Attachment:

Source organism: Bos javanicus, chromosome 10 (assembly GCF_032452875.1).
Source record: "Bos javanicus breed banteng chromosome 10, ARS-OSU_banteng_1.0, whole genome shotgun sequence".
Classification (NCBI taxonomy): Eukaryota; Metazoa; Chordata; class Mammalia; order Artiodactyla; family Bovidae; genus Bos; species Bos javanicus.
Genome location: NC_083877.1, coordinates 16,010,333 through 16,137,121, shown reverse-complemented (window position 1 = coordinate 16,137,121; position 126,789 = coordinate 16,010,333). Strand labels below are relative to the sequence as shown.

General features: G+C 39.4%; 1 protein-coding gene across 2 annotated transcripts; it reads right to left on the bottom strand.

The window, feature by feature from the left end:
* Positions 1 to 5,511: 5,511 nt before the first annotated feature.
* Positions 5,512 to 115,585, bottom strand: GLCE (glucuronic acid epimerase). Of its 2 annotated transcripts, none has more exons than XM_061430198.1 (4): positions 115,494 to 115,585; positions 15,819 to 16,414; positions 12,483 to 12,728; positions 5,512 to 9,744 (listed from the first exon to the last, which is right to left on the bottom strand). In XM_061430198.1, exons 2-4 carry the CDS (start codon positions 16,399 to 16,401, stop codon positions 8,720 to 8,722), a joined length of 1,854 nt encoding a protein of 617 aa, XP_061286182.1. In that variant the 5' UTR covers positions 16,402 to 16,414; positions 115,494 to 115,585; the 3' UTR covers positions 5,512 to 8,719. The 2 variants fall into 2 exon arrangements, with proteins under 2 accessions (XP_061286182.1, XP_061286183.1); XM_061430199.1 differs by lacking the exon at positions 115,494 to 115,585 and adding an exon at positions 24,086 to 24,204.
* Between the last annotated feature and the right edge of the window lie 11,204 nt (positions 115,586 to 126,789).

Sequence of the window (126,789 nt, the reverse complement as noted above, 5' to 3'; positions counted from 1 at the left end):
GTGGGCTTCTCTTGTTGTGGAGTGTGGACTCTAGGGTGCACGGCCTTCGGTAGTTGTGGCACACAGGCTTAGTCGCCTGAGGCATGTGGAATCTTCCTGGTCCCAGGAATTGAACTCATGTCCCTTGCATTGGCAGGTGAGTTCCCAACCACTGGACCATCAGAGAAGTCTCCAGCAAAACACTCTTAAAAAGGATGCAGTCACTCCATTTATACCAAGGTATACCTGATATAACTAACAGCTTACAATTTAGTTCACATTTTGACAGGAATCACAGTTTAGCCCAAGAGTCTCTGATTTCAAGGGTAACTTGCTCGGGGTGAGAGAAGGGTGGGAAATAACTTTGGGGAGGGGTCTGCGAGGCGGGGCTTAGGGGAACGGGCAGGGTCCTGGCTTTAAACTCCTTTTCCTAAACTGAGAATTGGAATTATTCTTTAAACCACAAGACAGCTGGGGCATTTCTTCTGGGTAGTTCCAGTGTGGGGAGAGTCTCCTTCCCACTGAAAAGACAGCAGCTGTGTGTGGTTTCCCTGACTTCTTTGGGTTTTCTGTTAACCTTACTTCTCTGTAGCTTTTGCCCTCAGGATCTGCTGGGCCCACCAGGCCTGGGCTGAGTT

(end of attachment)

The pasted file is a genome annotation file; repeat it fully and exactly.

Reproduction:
Source organism: Bos javanicus, chromosome 10 (assembly GCF_032452875.1).
Source record: "Bos javanicus breed banteng chromosome 10, ARS-OSU_banteng_1.0, whole genome shotgun sequence".
Classification (NCBI taxonomy): Eukaryota; Metazoa; Chordata; class Mammalia; order Artiodactyla; family Bovidae; genus Bos; species Bos javanicus.
Genome location: NC_083877.1, coordinates 16,010,333 through 16,137,121, shown reverse-complemented (window position 1 = coordinate 16,137,121; position 126,789 = coordinate 16,010,333). Strand labels below are relative to the sequence as shown.

General features: G+C 39.4%; 1 protein-coding gene across 2 annotated transcripts; it reads right to left on the bottom strand.

The window, feature by feature from the left end:
* Positions 1 to 5,511: 5,511 nt before the first annotated feature.
* Positions 5,512 to 115,585, bottom strand: GLCE (glucuronic acid epimerase). Of its 2 annotated transcripts, none has more exons than XM_061430198.1 (4): positions 115,494 to 115,585; positions 15,819 to 16,414; positions 12,483 to 12,728; positions 5,512 to 9,744 (listed from the first exon to the last, which is right to left on the bottom strand). In XM_061430198.1, exons 2-4 carry the CDS (start codon positions 16,399 to 16,401, stop codon positions 8,720 to 8,722), a joined length of 1,854 nt encoding a protein of 617 aa, XP_061286182.1. In that variant the 5' UTR covers positions 16,402 to 16,414; positions 115,494 to 115,585; the 3' UTR covers positions 5,512 to 8,719. The 2 variants fall into 2 exon arrangements, with proteins under 2 accessions (XP_061286182.1, XP_061286183.1); XM_061430199.1 differs by lacking the exon at positions 115,494 to 115,585 and adding an exon at positions 24,086 to 24,204.
* Between the last annotated feature and the right edge of the window lie 11,204 nt (positions 115,586 to 126,789).

Sequence of the window (126,789 nt, the reverse complement as noted above, 5' to 3'; positions counted from 1 at the left end):
GTGGGCTTCTCTTGTTGTGGAGTGTGGACTCTAGGGTGCACGGCCTTCGGTAGTTGTGGCACACAGGCTTAGTCGCCTGAGGCATGTGGAATCTTCCTGGTCCCAGGAATTGAACTCATGTCCCTTGCATTGGCAGGTGAGTTCCCAACCACTGGACCATCAGAGAAGTCTCCAGCAAAACACTCTTAAAAAGGATGCAGTCACTCCATTTATACCAAGGTATACCTGATATAACTAACAGCTTACAATTTAGTTCACATTTTGACAGGAATCACAGTTTAGCCCAAGAGTCTCTGATTTCAAGGGTAACTTGCTCGGGGTGAGAGAAGGGTGGGAAATAACTTTGGGGAGGGGTCTGCGAGGCGGGGCTTAGGGGAACGGGCAGGGTCCTGGCTTTAAACTCCTTTTCCTAAACTGAGAATTGGAATTATTCTTTAAACCACAAGACAGCTGGGGCATTTCTTCTGGGTAGTTCCAGTGTGGGGAGAGTCTCCTTCCCACTGAAAAGACAGCAGCTGTGTGTGGTTTCCCTGACTTCTTTGGGTTTTCTGTTAACCTTACTTCTCTGTAGCTTTTGCCCTCAGGATCTGCTGGGCCCACCAGGCCTGGGCTGAGTT